This construct targets verbal, written, and digital communication standards with the purpose of facilitating effective communication behaviors/patterns between all stakeholders. The stakeholders included students, residents, faculty, staff, patients/families. Communication was assessed using the morning huddle survey, (an eight question likert scale survey ranging from strongly disagree to strongly agree), during the morning huddle where trainees briefly reviewed their scheduled patients. In addition, we used different strategies to assess resident communication during the rotation using observation, video, reflection and review of EHR notes.
The purpose of engaging residents in reflective practice was to develop residents’ capacity for life-long learning. The second assessment was therefore, reflective journaling. Each resident practiced daily journaling using Mezirows’ reflective levels  for transformative learning to frame their reflective discussions followed by one-on-one sessions with a faculty member to anchor their skills in reflection. In addition, weekly journal narratives were assessed via a rubric by three faculty members. The reflection rubric consisted of 4-point likert scale ranging from below expectations to outstanding to assess two components, content and personal growth.
This construct targets the domain of professionalism practiced by the resident during interactions with stakeholders in the context of cultural diversity and transnational competence during presentations. The third assessment was presentation skills that measured if the CET demonstrated mastery of professional competencies such as the practice of empathy, cultural humility in a culturally diverse context, mastery of knowledge content, role modeling, and appropriately (voice, tone, body language, etc.) responding to learner or patient difficult interactions. CET participants were given two choices of presentations: prepare a 15–20 min presentation around evidence-based physical examination and deliver the presentation in a small group meeting or facilitate a small group teaching session, (60–75 min), on an inpatient clinical case. A presentation rubric, 4-point likert scale, was used to assess trainees presentations ranging from below expectations to outstanding.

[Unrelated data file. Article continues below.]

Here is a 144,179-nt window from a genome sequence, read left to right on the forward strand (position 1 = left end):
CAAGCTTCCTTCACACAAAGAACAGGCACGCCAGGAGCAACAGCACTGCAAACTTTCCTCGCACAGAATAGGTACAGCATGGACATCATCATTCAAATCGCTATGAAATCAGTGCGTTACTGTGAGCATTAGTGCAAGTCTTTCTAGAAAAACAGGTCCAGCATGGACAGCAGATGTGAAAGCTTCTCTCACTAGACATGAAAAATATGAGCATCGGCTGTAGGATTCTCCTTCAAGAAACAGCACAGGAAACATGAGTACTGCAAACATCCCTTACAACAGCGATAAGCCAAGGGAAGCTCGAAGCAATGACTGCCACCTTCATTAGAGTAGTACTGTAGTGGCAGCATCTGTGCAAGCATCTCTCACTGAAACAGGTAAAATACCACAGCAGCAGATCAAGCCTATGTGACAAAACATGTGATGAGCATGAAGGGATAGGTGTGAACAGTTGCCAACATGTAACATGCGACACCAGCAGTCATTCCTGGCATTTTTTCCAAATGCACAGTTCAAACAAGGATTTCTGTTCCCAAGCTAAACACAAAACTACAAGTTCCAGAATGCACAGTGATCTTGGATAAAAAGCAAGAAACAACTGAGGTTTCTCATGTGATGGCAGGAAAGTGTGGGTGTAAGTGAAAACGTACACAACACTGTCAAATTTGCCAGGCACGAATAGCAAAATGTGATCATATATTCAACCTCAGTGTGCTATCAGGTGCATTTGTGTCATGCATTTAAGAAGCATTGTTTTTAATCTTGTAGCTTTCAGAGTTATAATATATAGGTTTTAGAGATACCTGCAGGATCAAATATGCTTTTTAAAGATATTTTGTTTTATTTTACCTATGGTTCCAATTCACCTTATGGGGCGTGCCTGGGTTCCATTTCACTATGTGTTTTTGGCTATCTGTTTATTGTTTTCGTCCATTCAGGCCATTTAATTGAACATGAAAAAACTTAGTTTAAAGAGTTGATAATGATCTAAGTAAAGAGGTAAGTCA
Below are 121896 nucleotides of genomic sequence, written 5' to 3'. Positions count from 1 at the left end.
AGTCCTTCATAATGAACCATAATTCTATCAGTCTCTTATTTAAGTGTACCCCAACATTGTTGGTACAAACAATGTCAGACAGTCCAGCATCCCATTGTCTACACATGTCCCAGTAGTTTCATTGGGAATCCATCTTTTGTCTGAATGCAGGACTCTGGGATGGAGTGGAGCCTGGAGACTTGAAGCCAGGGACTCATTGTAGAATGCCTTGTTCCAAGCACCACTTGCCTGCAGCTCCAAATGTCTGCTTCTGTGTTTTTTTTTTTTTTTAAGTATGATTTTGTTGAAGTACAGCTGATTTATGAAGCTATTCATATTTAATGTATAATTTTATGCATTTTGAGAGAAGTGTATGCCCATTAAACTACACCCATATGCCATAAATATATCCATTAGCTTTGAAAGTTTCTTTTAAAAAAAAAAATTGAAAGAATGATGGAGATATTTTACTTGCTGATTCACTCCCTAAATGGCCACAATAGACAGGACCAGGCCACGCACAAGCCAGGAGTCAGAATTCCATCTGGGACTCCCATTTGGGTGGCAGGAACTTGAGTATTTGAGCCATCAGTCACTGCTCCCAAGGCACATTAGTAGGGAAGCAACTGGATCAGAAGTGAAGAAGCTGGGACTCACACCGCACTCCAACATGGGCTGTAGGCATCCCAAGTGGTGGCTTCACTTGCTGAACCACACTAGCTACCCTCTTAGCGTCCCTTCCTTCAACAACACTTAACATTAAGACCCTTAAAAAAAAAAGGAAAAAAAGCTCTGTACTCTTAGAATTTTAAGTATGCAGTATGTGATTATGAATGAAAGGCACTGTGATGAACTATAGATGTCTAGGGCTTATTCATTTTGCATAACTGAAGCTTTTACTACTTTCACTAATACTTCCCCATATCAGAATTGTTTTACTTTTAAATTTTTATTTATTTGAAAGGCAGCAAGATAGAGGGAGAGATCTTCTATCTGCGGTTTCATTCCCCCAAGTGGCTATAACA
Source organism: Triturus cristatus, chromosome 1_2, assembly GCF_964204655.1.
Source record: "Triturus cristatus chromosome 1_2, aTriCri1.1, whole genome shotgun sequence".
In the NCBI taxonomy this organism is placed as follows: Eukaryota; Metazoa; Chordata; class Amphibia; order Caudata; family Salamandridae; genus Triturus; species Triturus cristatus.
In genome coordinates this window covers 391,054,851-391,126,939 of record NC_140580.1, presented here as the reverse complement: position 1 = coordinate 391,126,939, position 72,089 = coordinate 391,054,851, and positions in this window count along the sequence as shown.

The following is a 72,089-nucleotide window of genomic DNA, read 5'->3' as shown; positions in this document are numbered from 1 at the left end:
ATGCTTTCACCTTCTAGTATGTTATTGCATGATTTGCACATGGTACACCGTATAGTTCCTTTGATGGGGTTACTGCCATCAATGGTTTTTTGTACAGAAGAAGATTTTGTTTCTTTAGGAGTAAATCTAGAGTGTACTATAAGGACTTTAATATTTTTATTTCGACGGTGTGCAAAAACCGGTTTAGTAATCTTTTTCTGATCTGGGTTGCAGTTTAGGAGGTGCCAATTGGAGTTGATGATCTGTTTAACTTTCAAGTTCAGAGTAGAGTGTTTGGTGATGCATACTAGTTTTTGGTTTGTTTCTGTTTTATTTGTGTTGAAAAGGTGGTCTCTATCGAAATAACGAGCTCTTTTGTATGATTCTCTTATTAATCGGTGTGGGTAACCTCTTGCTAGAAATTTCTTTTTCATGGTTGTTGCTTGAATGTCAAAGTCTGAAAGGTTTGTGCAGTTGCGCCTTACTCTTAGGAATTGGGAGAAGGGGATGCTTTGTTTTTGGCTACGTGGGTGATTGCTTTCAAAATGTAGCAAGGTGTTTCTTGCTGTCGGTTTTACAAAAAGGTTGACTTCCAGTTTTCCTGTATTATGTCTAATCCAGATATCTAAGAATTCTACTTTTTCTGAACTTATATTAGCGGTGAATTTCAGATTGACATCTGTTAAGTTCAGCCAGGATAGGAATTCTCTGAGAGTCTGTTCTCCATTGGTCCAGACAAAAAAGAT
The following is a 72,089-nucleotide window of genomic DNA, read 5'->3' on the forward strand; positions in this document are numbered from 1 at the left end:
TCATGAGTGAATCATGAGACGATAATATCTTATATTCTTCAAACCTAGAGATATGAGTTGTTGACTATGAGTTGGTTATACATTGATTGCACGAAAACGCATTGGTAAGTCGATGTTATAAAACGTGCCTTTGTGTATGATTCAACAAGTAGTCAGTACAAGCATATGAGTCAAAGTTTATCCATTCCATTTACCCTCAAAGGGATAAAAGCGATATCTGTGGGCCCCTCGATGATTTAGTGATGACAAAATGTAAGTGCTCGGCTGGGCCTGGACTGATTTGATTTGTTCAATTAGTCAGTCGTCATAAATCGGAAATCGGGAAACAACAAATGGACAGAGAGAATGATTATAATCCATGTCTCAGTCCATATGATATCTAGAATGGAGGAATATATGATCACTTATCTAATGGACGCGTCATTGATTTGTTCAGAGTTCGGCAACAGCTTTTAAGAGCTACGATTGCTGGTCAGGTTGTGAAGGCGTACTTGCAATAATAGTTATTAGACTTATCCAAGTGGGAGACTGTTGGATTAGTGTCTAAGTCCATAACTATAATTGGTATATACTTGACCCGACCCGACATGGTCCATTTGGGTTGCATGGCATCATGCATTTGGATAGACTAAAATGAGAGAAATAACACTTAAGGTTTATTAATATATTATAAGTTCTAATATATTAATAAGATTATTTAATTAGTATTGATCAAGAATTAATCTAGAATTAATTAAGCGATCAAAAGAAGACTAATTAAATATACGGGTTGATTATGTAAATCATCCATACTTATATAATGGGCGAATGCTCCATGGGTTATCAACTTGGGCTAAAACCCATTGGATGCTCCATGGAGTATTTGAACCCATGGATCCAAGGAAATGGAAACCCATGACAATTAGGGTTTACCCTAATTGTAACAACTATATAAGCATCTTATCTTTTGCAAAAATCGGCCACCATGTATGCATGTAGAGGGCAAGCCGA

This construct targets documentation processes in the EHR as a surrogate for systems-based learning, using QNOTE,  a validated electronic evaluation tool used to assess clinical notes for quality by generating a quantitative score for clinical notes quality. Both resident groups completed multiple QNOTE evaluations for the same peers and provided peer-to-peer feedback regarding gaps in documentation and opportunities for improvement. QNOTE also enabled the CET group to identify the progression of residents and categorize them using the RIME (reporter, interpreter, manager, educator) model, Table 4 further explains the RIME model.
A 7-item pre-and an 8-item post semi-structured questionnaire was designed in-house to determine if the program met its objectives. In addition to collecting data from the control and CET groups, this study aimed to triangulate its findings by capturing medical student perceptions of the clinical educator rotation as measured by communication, practice-based learning, professional engagement, and systems-based learning. Towards the end of the study period we conducted three focus groups for medical students, CETs, and faculty to assess program outcomes.
Data from questionnaires, surveys, audio files, and video files were collected, summarized, and aggregated per group, CET vs. control, using descriptive statistics and qualitative content analysis. Two investigators transcribed and coded the data and ensured appropriate assignment of codes. These codes were reviewed independently by two other faculty members experienced in qualitative analysis to ensure intercoder agreement. We identified recurrent and/or emerging themes from responses in an attempt to further our understanding of how the curriculum was meeting its objectives. MAXQDA 2018.2 was used for the qualitative analysis of the data. Inferential statistics were not appropriate in this study because of the limited sample size and the descriptive nature of the study. Assessments completed by faculty members were quantified in order to establish inter-rater reliability and validity. Moreover, quantitative data were analyzed descriptively in order to establish patterns in responses. We used various strategies to strengthen the rigor of the study by assessing the credibility, dependability, confirmability, and transferability of the outcomes .